As Russia kept up its relentless shelling across the country, Ukrainian President Volodymyr Zelenskyyof his security services on Monday by suspending 28 more officials, a day after he dismissed two senior officials over allegations that their agencies harbored “collaborators and traitors.”
In his nightly video address, Zelenskyy said a “personnel audit” of the Security Service of Ukraine (SBU) was underway, and the dismissal of the 28 officials was being decided.
“Different levels, different areas of focus. But the reasons are similar — unsatisfactory results of work,” Zelenskyy said.
On Sunday, he had fired SBU chief Ivan Bakanov and Prosecutor General Iryna Venediktova. Zelenskyy, citing hundreds of criminal proceedings into treason and collaboration by people within their departments and other law enforcement agencies.
“Six months into the war, we continue to uncover loads of these people in each of these agencies,” said Andriy Smirnov, deputy head of Ukraine’s presidential office.
Analysts said the moves are designed to strengthen Zelenskyy’s control over the army and security agencies, which have been led by people appointed before thebegan on Feb. 24.
“In the conditions of a war, Zelenskyy needs leaders that are capable of tackling several tasks at the same time — to resist Russia’s intrigues within the country to create a fifth column, to be in contact and coordination with international experts, to do their actual job effectively,” Volodymyr Fesenko, a political analyst with the Penta Center think tank, told The Associated Press.
Bakanov is a childhood friend and former business partner of Zelenskyy, who appointed him to head the SBU. Bakanov had come under growing criticism over security breaches since the war began.
Venediktova won international praise for her drive to gather war-crimes evidence against Russian military commanders and officials, including Russian President Vladimir Putin, over the destruction of Ukrainian cities and the killing of civilians.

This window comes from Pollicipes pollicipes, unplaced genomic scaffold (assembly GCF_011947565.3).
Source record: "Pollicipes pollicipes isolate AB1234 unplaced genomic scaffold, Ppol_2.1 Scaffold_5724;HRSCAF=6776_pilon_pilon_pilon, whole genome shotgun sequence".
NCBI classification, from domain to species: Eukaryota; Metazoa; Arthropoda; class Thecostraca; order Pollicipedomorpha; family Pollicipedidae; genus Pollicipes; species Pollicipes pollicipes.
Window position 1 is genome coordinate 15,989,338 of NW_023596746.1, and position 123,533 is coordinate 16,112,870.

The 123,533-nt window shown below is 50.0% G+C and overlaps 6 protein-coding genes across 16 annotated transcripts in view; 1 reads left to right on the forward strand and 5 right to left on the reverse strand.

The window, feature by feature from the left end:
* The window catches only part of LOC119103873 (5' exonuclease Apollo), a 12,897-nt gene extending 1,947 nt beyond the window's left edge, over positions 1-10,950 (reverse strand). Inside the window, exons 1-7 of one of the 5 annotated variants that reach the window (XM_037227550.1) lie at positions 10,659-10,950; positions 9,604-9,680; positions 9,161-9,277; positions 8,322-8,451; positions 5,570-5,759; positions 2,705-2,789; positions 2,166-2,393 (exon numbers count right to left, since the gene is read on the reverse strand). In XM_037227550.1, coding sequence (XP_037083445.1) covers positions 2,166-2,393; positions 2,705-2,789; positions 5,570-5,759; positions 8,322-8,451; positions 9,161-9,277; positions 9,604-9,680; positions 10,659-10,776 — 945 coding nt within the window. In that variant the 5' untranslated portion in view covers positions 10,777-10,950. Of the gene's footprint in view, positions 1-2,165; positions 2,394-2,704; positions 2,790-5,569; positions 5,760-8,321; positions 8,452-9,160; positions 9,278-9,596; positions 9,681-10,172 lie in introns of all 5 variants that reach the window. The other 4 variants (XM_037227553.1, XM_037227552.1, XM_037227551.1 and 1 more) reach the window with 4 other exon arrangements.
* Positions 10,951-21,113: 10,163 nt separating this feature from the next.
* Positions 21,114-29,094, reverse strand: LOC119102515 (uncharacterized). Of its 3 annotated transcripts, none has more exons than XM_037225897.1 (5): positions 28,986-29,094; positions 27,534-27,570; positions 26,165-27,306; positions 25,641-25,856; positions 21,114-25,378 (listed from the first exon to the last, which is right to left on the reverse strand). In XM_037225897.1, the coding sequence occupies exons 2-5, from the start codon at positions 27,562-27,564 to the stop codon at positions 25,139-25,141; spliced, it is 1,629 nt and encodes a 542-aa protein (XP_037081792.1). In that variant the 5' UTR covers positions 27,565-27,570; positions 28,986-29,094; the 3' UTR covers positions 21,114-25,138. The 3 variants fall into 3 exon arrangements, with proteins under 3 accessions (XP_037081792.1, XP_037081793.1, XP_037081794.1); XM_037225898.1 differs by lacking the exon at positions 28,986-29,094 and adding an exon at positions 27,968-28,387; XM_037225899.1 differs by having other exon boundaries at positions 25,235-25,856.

U.S. State Department spokesman Ned Price, speaking to reporters in Washington, said when asked about the personnel changes that the two governments were in close contact.
“The fact is that in all of our relationships, and including in this relationship, we invest not in personalities. We invest in institutions and, of course, President Zelenskyy has spoken to his rationale for making these personnel shifts,” Price said.
He said Washington would continue to work with Kyiv on war-crimes investigations and information sharing. Intelligence, he said, is “an important element of the assistance that we are providing to our Ukrainian partners in an effort to help them defend themselves.”
Zelensky appointed the first deputy head of the SBU, Vasyl Maliuk, to be acting head. Maliuk, 39, is known for efforts to fight corruption in the security agencies; his appointment was seen as part of Zelenskyy’s efforts to get rid of pro-Russian staffers in the SBU.
Fesenko said discontent with Bakanov and Venediktova had been brewing for a while, and it was possible that Ukraine’s Western partners pointed out the underperformance of the SBU and the prosecutor general’s office to Zelenskyy.
Meanwhile, Russia pressed forward, which Ukrainian officials said were designed to intimidate the civilian population and create panic.
The commander-in-chief of the Ukrainian armed forces, however, said his troops had “stabilized the situation” on the front, largely thanks to Western deliveries of technically advanced rocket systems.
“It is complex, tense, but completely controllable,” Gen. Valeriy Zaluzhny wrote on Telegram after a phone call with the Chairman of the U.S. Joint Chiefs of Staff, Gen. Mark A. Milley.
“An important factor contributing to our holding our defensive lines and positions is the timely arrival of the M142 HIMARS, delivering targeted strikes against enemy command posts, ammunition and fuel depots,” Zaluzhnyy said, referring to therecently delivered from the U.S.
Ukraine’s Emergency Service said at least six people were killed by Russian shelling Monday targeting the city of Toretsk in the Donetsk region of eastern Ukraine. Toretsk was taken briefly in the Russian invasion of 2014, but Ukrainian forces ended up taking the city back.
Donetsk governor Pavlo Kyrylenko said Russian shelling there is incessant. Four Russian strikes had been carried out on the city of Kramatorsk, he said, and he urged civilians to evacuate.
“We’re seeing that the Russians want to sow fear and panic,” Kyrylenko said in televised remarks. “The front line is moving, so civilians must leave the region and evacuate.”
Nearly 1,000 civilians were evacuated to Ukraine on Monday from Russian-held territories in the northern Kharkiv region, Gov. Oleh Syniehubov said. About a third of the region remains in Russian hands after Moscow’s troops overran it in April.
In Kyiv on Monday, a funeral was held at St. Michael’s Golden-Domed Monastery for a Ukrainian soldier killed when his car hit a land mine near Izium last week. His family couldn’t bury him in their hometown in eastern Ukraine because it remains under Russian occupation.
The cathedral was packed with mourners paying their last respects to Fanat, as the soldier was known. Whenever the priest paused, the voice of the soldier’s mother echoed in the church.
“We will love you forever and ever. We will miss you so much!” she cried, caressing the closed coffin. “Why do we need to live in this cursed war?”
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